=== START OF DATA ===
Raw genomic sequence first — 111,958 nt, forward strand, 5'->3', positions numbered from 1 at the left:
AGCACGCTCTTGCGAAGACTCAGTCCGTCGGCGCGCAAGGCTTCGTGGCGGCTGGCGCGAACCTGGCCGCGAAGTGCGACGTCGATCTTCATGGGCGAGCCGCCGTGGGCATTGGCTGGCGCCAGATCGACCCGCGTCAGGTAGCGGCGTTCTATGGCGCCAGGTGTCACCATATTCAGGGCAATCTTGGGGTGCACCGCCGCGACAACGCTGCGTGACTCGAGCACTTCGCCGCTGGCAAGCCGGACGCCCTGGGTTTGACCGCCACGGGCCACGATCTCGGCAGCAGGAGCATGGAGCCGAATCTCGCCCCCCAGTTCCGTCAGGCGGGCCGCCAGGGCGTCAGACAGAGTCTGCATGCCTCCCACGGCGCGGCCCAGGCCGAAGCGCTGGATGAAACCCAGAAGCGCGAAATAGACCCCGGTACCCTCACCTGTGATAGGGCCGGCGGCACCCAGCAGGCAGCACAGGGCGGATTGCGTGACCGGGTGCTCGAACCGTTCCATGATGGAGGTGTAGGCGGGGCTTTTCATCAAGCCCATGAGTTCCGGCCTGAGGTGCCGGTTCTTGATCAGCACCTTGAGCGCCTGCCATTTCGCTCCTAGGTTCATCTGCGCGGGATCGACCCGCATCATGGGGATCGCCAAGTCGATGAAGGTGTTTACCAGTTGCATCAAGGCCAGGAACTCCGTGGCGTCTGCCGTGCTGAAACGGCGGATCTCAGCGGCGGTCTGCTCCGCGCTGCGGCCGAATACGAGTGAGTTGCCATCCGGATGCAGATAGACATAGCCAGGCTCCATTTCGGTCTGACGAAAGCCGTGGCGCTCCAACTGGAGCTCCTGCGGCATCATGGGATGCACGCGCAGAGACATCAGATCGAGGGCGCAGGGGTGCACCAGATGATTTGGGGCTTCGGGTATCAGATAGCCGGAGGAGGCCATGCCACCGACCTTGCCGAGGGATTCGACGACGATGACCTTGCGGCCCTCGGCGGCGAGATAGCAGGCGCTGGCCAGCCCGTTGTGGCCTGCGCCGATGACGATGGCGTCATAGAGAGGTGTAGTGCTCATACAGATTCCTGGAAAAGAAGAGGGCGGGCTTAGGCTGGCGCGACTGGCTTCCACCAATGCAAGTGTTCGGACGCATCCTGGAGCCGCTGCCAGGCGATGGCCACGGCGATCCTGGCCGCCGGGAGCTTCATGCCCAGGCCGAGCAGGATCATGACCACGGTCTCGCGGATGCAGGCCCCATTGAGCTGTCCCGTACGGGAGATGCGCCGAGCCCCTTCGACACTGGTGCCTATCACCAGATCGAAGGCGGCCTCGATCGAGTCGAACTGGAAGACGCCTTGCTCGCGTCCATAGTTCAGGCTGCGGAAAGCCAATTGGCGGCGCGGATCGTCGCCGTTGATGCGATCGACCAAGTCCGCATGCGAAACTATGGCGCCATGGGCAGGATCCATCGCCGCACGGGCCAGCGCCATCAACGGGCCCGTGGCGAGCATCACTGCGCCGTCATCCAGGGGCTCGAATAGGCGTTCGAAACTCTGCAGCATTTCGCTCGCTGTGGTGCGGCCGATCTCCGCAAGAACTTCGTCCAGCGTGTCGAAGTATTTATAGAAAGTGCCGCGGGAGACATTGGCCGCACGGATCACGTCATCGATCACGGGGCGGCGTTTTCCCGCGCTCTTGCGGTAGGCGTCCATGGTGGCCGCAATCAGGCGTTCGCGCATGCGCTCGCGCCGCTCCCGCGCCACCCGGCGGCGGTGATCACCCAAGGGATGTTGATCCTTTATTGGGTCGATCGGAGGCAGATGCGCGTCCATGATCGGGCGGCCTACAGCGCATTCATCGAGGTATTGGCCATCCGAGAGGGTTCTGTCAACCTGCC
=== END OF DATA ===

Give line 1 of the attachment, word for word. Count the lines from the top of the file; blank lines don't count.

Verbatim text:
Raw genomic sequence first — 111,958 nt, forward strand, 5'->3', positions numbered from 1 at the left: